With a thickness of 8.56mm and an overall weight of 290 grams, the 2013 version of the Nexus 7 is thinner and weighs less than its predecessor. It's a fraction taller, but the bezels on the side of the screen - when held in portrait - have been reduced, making it less wide and much easier to cradle in one hand. Strangely, the bezels at the top and bottom of the display (again, when held in portrait) remain practically unaltered; this gives the new model a slightly awkward appearance, with large black borders sandwiching the display.

The tacky silver plastic edging has been removed and is replaced by the wrap-around casing of the tablet itself; you can't pop the back off this version as you could with the earlier Nexus 7, as this is a totally sealed unit in every sense. The casing also lacks the dot-effect texture of the 2012 offering, but retains the soft-touch coating to increase grip.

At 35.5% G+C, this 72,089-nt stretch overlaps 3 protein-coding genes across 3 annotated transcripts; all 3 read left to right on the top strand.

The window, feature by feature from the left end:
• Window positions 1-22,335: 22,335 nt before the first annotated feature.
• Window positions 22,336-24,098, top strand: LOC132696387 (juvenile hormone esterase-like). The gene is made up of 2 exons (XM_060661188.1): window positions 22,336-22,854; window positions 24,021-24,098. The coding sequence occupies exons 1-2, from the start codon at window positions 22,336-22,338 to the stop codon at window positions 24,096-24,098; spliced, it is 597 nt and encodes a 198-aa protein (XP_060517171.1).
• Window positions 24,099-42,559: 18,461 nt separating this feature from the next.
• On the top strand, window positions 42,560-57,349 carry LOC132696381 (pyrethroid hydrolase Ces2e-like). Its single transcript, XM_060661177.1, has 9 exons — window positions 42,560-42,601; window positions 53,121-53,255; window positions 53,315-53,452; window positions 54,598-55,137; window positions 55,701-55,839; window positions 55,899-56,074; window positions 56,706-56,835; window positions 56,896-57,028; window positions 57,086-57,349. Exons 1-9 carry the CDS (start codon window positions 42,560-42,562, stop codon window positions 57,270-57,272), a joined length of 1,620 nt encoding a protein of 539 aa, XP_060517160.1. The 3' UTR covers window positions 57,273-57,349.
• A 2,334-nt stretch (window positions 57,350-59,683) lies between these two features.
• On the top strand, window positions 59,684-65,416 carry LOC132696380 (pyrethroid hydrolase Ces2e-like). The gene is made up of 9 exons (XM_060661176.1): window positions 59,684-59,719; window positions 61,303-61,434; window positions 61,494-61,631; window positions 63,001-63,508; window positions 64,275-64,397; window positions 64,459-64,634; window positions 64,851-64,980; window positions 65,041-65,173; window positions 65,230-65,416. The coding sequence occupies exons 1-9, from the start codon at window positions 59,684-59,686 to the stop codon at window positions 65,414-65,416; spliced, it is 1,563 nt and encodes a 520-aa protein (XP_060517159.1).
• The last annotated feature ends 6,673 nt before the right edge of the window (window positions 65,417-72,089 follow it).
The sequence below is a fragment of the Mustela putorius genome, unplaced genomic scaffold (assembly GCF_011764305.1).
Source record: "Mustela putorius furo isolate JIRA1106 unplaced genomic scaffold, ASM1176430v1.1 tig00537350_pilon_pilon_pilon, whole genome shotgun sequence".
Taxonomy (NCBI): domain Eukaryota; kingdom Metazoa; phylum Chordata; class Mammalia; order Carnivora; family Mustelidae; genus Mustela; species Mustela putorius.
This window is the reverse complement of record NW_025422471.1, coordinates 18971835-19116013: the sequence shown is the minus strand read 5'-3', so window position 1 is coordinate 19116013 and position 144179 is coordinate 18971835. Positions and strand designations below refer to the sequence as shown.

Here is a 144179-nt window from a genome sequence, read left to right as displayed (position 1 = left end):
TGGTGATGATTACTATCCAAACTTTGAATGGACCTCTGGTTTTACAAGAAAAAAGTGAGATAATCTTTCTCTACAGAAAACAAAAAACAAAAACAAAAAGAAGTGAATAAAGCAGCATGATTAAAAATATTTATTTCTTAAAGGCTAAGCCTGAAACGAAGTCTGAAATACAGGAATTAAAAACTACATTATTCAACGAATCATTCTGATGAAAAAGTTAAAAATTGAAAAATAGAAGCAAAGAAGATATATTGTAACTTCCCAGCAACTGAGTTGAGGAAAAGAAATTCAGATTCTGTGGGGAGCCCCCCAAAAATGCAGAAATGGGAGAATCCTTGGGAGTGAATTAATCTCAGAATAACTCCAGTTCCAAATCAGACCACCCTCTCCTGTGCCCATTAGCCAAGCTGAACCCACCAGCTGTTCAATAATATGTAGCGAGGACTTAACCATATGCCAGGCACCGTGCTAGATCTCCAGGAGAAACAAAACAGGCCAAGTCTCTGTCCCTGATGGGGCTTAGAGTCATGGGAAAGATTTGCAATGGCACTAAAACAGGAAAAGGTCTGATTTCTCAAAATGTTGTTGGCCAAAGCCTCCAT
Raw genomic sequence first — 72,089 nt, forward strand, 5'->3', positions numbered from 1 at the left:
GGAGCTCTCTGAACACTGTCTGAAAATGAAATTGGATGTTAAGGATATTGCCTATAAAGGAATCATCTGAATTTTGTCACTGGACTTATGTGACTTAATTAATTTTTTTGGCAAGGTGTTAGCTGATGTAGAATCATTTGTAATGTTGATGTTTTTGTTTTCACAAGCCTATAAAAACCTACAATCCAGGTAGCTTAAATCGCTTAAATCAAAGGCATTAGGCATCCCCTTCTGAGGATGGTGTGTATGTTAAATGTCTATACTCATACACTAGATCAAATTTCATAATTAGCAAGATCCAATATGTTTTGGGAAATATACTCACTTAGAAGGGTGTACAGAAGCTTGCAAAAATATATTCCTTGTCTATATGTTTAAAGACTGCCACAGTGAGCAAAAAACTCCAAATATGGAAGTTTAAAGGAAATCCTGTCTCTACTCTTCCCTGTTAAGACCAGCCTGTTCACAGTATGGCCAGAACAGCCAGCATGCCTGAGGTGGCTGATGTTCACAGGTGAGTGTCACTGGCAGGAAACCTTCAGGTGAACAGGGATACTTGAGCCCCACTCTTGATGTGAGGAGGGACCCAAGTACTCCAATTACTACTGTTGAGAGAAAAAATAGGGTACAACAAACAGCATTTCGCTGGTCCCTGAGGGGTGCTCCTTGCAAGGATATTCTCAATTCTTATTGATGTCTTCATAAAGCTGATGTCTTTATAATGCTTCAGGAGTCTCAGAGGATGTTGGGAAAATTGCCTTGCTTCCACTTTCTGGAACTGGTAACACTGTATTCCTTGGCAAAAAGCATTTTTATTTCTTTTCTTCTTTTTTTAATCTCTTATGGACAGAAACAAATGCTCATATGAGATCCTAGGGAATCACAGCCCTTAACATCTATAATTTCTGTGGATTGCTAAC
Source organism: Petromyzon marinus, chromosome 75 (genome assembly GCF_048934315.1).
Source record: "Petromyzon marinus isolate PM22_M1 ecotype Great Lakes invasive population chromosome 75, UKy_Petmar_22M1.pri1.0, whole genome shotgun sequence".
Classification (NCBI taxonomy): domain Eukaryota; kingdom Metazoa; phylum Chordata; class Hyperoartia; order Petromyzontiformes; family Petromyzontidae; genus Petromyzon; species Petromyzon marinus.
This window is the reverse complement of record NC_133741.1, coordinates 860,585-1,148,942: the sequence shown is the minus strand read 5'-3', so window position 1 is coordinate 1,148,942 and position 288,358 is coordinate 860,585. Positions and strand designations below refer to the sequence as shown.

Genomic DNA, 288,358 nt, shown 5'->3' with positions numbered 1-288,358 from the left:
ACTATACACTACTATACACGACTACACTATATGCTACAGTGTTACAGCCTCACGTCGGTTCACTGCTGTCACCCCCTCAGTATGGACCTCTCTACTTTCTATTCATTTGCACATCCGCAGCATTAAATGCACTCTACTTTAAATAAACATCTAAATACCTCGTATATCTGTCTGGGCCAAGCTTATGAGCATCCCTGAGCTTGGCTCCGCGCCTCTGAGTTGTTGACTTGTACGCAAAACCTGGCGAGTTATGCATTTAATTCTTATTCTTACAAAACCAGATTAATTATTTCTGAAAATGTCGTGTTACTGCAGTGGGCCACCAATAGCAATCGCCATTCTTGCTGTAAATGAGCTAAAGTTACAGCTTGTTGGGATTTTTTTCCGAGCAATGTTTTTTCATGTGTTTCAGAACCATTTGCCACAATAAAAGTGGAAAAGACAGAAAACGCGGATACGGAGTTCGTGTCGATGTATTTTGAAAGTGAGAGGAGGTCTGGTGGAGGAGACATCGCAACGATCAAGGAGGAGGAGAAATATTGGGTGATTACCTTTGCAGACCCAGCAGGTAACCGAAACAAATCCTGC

This coating is quite susceptible to marks and scratches however, so some kind of case might be in order if you're particularly fastidious about keeping your devices in pristine condition. The power and volume controls reside on the right-hand edge of the device - right next to the camera - and there's a Micro USB charging and data port at the bottom edge, which means you can use a standard mobile charger and aren't lumbered with carrying a proprietary power supply around with you at all times.

There's no Micro SD card slot - in keeping with previous Nexus models - but the tablet is available in 16GB (199/$229) or 32GB (239/$269) configurations. The previous model's entry-level 8GB offering simply didn't offer enough space for serious downloaders, so upping the basic capacity was a wise move on Google's part. Although it remains a WiFi-only device at present, a cellular edition with 4G capability is due to hit the market this month, and will command a price premium.